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Open AccessArticle

The Healthy Cooking Index does not Predict the Carotenoid Content of Home-Cooked Meals

University of Texas MD Anderson Cancer Center, Houston, TX 77030, USA
Department of Pediatrics, Baylor College of Medicine, USDA/ARS Children’s Nutrition Research Center, Houston, TX 77030, USA
Author to whom correspondence should be addressed.
Nutrients 2020, 12(2), 524;
Received: 3 February 2020 / Revised: 12 February 2020 / Accepted: 13 February 2020 / Published: 19 February 2020
Home cooking programs are an increasingly popular approach to nutrition education and have the potential to promote diet quality among pediatric cancer survivors. A cornerstone of many programs is the use of fresh fruits and vegetables, which may support increased intake of many food components, including carotenoids, to improve survivor health. However, most dietary carotenoids in the United States currently come from processed vegetables, and it is unclear if the emphasis on fresh fruits and vegetables common in cooking education programs is associated with the total carotenoid content of meals. The objective of this analysis is to examine the relationship between fresh produce usage, practices commonly taught in healthy home cooking classes, and the carotenoid content of prepared meals among 40 parents with school-aged children. This is a secondary analysis of an observational study examining the quality of home cooking practices using an evidence-based index of behaviors, the Healthy Cooking Index (HCI). Nutrition-optimizing cooking practices, as quantified by the HCI, were not associated with the carotenoid content of meals (r = −0.24, p = 0.13). Further, total fruit and vegetable content of meals was not associated with total carotenoids (r = 0.14; p = 0.38), indicating heterogeneity in the carotenoid profiles of foods used by this population. High-carotenoid meals tended to use more canned and/or frozen tomato and vegetable products, and carotenoid content was associated with meals with sugar (r = 0.32; p = 0.04), and servings of refined grains (r = 0.49; p < 0.01). Our findings indicate an opportunity to educate pediatric cancer survivors and families on the incorporation of high-carotenoid food products while reducing refined grain and sweetener intake through a tailored home cooking intervention. View Full-Text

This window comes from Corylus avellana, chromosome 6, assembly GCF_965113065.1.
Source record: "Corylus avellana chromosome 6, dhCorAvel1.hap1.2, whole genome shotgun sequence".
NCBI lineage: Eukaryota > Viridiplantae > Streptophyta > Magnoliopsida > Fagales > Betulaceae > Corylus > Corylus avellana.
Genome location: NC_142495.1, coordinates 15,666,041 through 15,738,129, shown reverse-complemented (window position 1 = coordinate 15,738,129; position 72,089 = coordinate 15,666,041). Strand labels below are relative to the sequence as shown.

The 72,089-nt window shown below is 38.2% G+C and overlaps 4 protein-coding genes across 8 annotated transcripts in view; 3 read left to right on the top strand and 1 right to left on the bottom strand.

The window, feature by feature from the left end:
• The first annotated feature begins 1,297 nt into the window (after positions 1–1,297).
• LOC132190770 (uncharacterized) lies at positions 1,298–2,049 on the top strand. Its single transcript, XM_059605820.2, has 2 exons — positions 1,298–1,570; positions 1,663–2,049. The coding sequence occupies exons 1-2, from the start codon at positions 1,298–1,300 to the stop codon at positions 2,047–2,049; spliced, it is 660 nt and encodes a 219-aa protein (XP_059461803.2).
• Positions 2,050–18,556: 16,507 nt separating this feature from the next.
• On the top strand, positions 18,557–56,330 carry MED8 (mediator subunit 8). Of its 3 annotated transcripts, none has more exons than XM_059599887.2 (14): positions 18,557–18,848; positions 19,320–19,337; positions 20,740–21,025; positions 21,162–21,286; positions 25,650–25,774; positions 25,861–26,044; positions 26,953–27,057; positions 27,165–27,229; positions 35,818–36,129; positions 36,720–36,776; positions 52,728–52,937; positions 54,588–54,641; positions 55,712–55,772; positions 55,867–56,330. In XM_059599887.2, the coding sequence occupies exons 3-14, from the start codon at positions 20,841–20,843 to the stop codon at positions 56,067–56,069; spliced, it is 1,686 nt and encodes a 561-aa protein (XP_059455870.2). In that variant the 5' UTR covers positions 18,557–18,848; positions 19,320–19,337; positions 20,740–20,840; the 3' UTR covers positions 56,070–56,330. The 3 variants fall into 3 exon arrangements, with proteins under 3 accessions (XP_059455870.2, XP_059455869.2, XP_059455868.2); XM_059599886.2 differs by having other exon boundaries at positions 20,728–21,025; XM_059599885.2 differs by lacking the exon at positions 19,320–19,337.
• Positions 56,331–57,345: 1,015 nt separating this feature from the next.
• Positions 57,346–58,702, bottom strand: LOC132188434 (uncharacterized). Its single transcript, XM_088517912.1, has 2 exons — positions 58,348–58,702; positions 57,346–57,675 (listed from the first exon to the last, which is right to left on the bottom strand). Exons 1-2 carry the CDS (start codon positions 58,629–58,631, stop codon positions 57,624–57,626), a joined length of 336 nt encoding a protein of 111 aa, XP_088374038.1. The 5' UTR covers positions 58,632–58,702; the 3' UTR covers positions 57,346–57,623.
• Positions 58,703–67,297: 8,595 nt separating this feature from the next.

Keywords: food preparation; carotenoids; nutrition education; cancer survivorship food preparation; carotenoids; nutrition education; cancer survivorship
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Raber, M.; Basen-Engquist, K.; Moran, N.E.; Chandra, J. The Healthy Cooking Index does not Predict the Carotenoid Content of Home-Cooked Meals. Nutrients 2020, 12, 524.

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